It is relating to this part of the story that an extraordinary new piece of information has come to light. After her spell in prison, and with her job on the line, Miller was eventually worn down to agree to hand over some redacted portions of notes of her few conversations with Libby. Several years on, she could no longer recall where she had first heard of Plame’s CIA identity, but her notes included a reference to Wilson alongside which the journalist had added in brackets ‘wife works in Bureau?’ After Fitzgerald went through these notes it was put to Miller that this showed that the CIA identity of Plame had been raised by Libby during the noted meeting. At Libby’s trial Miller was the only reporter to state that Libby had discussed Plame. His conviction and his sentencing to 30 months in prison and a $250,000 fine, rested on this piece of evidence.

But Miller has just published her memoirs. One detail in particular stands out. Since the Libby trial, Miller has read Plame’s own memoir and there discovered that Plame had worked at a State Department bureau as cover for her real CIA role. The discovery, in Miller’s words, ‘left her cold’. The idea that the ‘Bureau’ in her notebook meant ‘CIA’ had been planted in her head by Fitzgerald. It was a strange word to use for the CIA. Reading Plame’s memoir, Miller realised that ‘Bureau’ was in brackets because it related to her working at State Department.

Judith Miller and her lawyer Bob Bennett arrive at U.S. District Court. Miller  refused to identify sources when reporting on the identity of covert CIA operative Valerie Plame (Photo: Getty)
At his trial, Libby’s defence team had tried to bring in Harvard’s Daniel Schacter to testify. Schacter is an expert in memory and author of the brilliant and haunting book The Seven Sins of Memory. He would have shown how common ‘misattribution’ — the way in which people replace one version of memory with another — can be. The judge rejected the witness, but the jury could have done with him. Years after her interviews with hundreds of interviewees, Miller had had it suggested to her that her source for hearing about Plame was Libby and she had erroneously agreed.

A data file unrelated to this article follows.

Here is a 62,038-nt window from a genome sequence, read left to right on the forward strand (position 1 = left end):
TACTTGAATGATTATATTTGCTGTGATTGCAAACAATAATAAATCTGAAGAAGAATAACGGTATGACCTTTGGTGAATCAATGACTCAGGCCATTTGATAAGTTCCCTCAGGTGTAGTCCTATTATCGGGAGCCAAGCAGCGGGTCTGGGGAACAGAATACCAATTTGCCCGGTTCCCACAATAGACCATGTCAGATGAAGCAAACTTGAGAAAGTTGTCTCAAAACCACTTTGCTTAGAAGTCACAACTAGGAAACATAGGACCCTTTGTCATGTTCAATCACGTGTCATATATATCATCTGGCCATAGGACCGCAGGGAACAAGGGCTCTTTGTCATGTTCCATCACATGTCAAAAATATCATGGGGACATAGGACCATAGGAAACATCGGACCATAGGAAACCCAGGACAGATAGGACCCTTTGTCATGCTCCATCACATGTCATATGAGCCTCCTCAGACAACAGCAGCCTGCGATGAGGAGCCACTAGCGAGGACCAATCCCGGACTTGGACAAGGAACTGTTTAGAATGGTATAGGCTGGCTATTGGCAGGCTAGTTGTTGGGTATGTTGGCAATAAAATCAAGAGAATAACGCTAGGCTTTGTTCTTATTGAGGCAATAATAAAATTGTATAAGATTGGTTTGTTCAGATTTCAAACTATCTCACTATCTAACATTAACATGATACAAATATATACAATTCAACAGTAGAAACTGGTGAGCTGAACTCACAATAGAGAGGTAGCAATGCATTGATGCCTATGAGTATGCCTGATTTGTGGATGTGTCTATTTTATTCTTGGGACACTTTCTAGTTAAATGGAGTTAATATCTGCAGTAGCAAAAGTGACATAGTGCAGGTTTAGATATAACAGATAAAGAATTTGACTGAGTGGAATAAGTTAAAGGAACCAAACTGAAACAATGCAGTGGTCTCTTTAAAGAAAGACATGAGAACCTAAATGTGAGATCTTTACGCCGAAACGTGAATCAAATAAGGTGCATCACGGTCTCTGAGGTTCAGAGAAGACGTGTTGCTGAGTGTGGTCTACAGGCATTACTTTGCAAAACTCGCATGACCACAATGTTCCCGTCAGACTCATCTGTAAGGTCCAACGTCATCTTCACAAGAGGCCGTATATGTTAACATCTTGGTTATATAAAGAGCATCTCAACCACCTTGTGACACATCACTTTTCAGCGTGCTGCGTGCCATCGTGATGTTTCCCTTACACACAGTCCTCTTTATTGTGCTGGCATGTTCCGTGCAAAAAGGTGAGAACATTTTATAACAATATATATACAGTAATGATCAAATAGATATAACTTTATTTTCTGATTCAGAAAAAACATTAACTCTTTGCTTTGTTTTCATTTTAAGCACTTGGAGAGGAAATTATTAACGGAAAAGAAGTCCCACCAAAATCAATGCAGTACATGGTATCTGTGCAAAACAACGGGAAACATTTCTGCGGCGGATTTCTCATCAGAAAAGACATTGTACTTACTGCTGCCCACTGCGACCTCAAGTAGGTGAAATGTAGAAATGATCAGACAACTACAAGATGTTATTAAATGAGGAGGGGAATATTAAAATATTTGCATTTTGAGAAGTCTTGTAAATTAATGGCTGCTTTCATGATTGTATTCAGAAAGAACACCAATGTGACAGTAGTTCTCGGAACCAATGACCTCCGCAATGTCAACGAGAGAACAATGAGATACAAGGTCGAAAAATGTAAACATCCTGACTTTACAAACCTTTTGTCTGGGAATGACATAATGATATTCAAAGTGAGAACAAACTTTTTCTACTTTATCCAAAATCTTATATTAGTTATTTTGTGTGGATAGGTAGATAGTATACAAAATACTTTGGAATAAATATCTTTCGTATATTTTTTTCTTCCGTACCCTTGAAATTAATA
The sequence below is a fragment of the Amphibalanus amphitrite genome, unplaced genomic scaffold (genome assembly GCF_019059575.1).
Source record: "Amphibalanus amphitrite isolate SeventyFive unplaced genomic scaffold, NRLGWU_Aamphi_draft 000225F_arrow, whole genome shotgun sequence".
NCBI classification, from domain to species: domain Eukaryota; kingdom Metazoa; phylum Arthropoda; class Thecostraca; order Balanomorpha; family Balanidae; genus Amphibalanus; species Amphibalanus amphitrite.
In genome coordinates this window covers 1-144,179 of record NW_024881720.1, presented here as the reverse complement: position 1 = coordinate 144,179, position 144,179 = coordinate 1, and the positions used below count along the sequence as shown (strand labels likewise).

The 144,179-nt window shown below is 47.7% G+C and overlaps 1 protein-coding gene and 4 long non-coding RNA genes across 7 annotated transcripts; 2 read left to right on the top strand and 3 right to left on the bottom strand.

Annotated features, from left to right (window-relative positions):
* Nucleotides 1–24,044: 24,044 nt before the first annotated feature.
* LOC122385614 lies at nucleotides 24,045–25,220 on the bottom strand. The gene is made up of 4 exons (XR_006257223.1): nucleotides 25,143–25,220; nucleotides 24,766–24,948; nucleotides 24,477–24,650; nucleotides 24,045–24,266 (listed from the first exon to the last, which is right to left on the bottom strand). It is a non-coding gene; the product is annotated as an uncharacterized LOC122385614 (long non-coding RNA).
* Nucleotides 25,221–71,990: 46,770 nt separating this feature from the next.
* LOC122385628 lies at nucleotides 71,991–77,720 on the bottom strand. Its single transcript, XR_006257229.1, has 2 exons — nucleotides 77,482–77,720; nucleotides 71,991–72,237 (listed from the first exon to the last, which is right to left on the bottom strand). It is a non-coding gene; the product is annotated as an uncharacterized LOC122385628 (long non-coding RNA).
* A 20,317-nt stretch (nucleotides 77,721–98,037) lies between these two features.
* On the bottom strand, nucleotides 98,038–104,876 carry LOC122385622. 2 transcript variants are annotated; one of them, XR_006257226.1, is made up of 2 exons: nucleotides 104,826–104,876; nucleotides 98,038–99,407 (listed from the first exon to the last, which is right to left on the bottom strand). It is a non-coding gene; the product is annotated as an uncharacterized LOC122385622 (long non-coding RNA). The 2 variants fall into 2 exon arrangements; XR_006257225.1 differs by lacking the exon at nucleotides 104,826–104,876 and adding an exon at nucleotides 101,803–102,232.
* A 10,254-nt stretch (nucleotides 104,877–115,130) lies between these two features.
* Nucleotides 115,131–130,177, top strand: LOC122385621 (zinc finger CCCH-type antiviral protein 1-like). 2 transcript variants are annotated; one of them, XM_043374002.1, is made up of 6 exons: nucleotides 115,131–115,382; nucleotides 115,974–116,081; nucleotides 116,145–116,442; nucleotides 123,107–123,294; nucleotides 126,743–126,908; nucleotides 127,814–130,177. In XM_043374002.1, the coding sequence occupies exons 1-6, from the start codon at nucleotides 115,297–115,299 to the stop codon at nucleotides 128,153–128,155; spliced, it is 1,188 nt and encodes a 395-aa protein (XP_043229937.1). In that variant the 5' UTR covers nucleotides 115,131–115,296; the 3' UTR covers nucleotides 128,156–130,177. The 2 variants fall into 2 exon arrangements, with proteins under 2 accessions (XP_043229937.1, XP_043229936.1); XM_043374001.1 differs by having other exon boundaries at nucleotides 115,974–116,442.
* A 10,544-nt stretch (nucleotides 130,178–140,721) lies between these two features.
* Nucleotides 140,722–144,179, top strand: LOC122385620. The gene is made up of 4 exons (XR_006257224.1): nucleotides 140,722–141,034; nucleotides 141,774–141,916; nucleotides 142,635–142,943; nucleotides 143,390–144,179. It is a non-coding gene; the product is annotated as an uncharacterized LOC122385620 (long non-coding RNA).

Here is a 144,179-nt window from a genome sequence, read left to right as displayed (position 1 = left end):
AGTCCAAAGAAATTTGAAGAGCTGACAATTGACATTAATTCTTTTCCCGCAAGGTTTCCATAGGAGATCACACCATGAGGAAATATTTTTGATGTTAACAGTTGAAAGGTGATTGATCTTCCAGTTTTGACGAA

Why does all this matter? First, because Scooter Libby was wrongly convicted and remains unpardoned. Secondly, because of the insight the case gives into the failings of American justice. Libby and Miller are relatively lucky people, with voices and some remaining influence. How many people with no profile or defenders fall victim to such politicised or careerist prosecutors?

And finally, it matters because of the damage the whole sorry affair did to America and Iraq. The administration made whole piles of errors, but members of the administration have admitted in recent years that the investigations into the Plame affair distracted the entire White House at a time when its single-minded focus was desperately needed elsewhere. Libby had been an advocate — from 2003 — of a ‘surge’ operation in Iraq, increasing forces to protect Iraqi lives. Fitzgerald’s pursuit not only forced him from office but significantly absented from discussion a policy which Libby was then (four years before the ‘surge’) almost alone in advocating. The final irony of the whole case is that the special prosecutor wanted to locate a Watergate. What he did instead helped fan a Vietnam.

Douglas Murray is an associate director of the Henry Jackson Society, and the author of Neoconservatism: Why We Need It. He blogs at
Written byDouglas Murray

Douglas Murray is Associate Editor of The Spectator. His most recent book The Madness of Crowds: Gender, Race and Identity is out now.